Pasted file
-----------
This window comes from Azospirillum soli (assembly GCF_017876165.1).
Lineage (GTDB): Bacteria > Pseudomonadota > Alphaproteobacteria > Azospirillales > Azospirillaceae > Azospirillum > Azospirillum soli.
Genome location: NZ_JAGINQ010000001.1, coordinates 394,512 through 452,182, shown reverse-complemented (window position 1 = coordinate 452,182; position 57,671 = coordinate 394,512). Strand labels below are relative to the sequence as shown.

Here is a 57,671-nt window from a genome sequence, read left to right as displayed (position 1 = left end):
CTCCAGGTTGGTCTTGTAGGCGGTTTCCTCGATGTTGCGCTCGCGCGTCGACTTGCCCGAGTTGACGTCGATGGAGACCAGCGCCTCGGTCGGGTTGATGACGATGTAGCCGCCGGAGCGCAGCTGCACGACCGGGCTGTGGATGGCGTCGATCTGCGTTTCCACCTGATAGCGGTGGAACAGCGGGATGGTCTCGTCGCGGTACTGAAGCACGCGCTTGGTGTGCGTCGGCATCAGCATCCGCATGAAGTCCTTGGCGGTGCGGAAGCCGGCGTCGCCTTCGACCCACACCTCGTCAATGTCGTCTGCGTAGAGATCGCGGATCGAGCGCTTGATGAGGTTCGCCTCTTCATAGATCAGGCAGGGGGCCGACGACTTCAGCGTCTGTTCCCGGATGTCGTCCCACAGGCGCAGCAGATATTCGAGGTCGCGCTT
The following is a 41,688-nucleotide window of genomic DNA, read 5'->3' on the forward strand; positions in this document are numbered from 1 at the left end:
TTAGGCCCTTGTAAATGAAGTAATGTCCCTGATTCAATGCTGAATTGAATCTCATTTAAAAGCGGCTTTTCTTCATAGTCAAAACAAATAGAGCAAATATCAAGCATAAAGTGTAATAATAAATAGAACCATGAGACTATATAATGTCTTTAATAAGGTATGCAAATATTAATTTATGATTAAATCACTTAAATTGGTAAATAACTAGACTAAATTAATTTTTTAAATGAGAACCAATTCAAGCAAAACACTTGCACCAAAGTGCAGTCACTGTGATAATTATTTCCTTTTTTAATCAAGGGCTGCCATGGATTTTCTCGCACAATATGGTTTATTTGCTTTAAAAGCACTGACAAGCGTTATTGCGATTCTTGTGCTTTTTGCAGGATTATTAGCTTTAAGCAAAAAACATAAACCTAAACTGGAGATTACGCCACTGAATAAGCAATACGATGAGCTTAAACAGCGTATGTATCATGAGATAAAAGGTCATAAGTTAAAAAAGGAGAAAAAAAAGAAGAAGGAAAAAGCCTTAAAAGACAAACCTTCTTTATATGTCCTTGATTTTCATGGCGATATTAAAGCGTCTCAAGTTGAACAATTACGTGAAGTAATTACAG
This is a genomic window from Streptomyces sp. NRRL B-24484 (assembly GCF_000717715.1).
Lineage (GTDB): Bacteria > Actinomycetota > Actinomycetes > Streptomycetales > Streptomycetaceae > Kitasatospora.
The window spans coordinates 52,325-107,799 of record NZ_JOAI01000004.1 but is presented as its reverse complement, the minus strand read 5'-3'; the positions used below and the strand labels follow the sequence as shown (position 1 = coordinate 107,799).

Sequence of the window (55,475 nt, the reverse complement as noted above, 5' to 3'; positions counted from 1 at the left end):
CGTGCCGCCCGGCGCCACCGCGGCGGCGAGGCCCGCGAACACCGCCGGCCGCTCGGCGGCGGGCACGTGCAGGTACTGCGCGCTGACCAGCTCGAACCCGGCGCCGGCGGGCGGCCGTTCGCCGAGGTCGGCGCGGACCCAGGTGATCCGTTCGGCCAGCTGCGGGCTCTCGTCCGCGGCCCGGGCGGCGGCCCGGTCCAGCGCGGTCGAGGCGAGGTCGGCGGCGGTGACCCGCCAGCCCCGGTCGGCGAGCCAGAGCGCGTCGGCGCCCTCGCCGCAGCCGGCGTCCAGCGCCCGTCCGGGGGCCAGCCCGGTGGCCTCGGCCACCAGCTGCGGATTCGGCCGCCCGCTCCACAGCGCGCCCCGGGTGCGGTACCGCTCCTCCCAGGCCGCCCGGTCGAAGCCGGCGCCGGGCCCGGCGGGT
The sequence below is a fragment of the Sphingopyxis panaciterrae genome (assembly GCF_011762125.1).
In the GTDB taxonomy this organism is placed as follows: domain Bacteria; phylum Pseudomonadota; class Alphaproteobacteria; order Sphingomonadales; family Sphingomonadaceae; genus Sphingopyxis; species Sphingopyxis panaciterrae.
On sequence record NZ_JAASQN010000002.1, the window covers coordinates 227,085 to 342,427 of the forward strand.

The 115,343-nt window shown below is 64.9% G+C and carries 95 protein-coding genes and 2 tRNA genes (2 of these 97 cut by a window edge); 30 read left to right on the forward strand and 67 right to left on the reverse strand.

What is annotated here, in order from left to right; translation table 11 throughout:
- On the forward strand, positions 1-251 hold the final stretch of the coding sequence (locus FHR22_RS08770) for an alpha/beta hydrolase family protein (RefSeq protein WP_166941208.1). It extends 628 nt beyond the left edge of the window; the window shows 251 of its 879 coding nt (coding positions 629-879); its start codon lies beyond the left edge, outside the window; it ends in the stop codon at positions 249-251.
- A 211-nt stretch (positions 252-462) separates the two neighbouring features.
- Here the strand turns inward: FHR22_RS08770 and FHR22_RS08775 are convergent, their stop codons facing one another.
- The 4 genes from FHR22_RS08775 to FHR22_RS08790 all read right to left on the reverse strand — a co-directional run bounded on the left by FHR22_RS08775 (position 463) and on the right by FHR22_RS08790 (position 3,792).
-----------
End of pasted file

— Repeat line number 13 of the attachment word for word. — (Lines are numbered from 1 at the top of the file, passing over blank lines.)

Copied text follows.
The sequence below is a fragment of the Sphingopyxis panaciterrae genome (assembly GCF_011762125.1).